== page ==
What are the likely ramifications for the employer if an employee succeeds in a claim of unfair dismissal?
Is there anything that an employer can do if it misses the deadline for submitting a response to an employment tribunal claim?
What is the unfair dismissal basic award?
What is the unfair dismissal compensatory award?
By how much can a tribunal increase an unfair dismissal award where an employer refuses to comply with an order for re-engagement or reinstatement?
Are figures available on the amount of compensation awarded in unfair dismissal cases?
Can compensation for unfair dismissal include an element for injury to feelings?
If an employment tribunal finds in favour of an aggrieved employee, can it make a non-compensatory award in a discrimination case?
How is compensation for financial loss calculated by an employment tribunal in a discrimination case?
Can a claimant claim for "injury to feelings" when making a complaint of discrimination to an employment tribunal?
In what circumstances can a claimant receive additional compensation in the event of a successful discrimination case?
Is it possible for a claimant to claim compensation from an employer for indirect discrimination?
Can an employee bring a breach of contract claim in an employment tribunal?
What is the difference between wrongful dismissal and unfair dismissal?
Can an employer dismiss an employee who has less than the service required to claim unfair dismissal without following its disciplinary procedure?
If an employer misses the deadline for
submitting its response form (ET3) to an employment tribunal claim, there are
steps that it can take. The starting point is that, under rule 8 in the
Employment Tribunals (Constitution and Rules of Procedure) Regulations 2004,
the employment tribunal may enter a default judgment if no response has been
presented to it within the relevant time limit.
When a claim form (ET1) is issued and
sent to the employer, the covering letter from the tribunal will specify the deadline
by which the ET3 must be received. The employer should act as quickly as
possible if it discovers that the deadline has been missed. If it has not yet
received the default judgment, it should draft the response urgently (ie the
same day). It should send it to the tribunal with an application for an
extension of time, and an application for a review of the default judgment in
case it has been made by the tribunal, but not yet received.
The application for a review of the
default judgment is made under rule 33 of the tribunal rules. The application
must be made within 14 days of the date that the default judgment was sent to
the parties. The tribunal can extend the time limit if it considers that it is
just and equitable to do so. The employer should explain to the tribunal in the
letter of application why the default judgment should be revoked. It will be necessary
to explain why the deadline for submitting the ET3 was missed. This may be
because the employer did not receive notice of the proceedings (the ET1) in the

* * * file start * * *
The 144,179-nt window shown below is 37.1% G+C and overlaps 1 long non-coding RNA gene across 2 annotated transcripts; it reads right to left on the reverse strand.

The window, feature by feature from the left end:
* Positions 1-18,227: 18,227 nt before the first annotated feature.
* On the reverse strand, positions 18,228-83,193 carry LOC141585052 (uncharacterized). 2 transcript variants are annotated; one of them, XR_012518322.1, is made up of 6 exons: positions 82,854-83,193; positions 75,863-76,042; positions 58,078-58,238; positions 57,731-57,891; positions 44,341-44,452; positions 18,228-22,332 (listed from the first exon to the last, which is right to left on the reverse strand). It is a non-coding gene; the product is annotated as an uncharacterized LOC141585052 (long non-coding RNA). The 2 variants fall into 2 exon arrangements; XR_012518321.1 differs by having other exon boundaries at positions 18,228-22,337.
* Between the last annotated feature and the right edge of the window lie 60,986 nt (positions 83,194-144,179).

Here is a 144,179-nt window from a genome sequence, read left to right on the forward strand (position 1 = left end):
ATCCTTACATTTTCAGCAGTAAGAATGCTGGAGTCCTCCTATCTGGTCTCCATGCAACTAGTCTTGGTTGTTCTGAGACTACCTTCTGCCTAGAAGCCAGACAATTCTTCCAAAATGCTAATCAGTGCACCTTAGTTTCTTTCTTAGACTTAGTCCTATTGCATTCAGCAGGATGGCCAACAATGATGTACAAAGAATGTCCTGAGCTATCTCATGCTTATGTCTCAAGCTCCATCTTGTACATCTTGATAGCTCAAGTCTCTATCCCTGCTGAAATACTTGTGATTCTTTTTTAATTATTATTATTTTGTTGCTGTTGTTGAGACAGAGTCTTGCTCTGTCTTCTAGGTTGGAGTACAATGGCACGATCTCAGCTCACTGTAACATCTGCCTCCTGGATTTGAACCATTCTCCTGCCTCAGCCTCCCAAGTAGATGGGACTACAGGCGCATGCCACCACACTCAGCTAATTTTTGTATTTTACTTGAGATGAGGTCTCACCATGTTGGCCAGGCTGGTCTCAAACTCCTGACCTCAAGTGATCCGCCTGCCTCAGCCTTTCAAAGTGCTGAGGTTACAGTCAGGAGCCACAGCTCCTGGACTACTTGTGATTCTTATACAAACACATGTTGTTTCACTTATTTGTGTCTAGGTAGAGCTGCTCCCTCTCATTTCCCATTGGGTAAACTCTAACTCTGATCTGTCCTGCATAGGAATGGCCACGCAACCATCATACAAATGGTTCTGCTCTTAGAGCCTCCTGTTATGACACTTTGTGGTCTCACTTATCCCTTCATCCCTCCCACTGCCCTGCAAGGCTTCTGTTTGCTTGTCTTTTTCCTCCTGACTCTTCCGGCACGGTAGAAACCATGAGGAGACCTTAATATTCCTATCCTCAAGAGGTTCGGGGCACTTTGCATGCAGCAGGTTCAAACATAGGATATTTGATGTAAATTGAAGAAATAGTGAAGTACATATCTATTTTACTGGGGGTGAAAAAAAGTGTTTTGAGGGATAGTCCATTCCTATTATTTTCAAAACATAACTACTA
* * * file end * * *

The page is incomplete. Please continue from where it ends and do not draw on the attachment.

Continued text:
first place. It is also advisable for the employer to give the tribunal a
detailed explanation of the reason. The tribunal must be satisfied that there
was a good reason for the failure to present the ET3 within the time allowed.
However, case law has shown that tribunals may consider "all other matters"
that are inevitably considered in relation to discretionary decisions. For
example, the tribunal may consider the employer's reasonable prospect of
success in defending the claim. As a result, the employer's failure to submit
the ET3 on time may not, on its own, be the determining factor in the
tribunal's decision as to whether or not to revoke or vary the default
It cannot be guaranteed that the
tribunal will agree to overturn the default judgment, but the employer should
act immediately and set out the reasons why the deadline was missed. How
quickly the employer acted once the omission was noticed is a factor that the
tribunal will consider.
When making the application, the
employer should also copy the letter to the claimant, or the claimant's
representative if there is one identified in the claim form. Contact
information will be set out in the claim form. The letter must say that any
objection to the application should be sent to the tribunal within seven days
of receiving the application and should be copied to all other parties. This is
to comply with the requirements of rule 11 of the tribunal rules. If the
employer is legally represented, the employer's representative should also
confirm to the tribunal that rule 11(4) has been complied with.
What are the possible consequences of failing to follow the Acas code of practice on disciplinary and grievance procedures?
Is an employer required to deal with a grievance raised by an ex-employee?
In what circumstances can an employment tribunal order one of the parties to pay the legal costs of the other party?
What is the maximum amount of costs that a tribunal may order an employer to pay if it loses the case?
How can a successful claimant enforce a tribunal award if the employer fails to pay?
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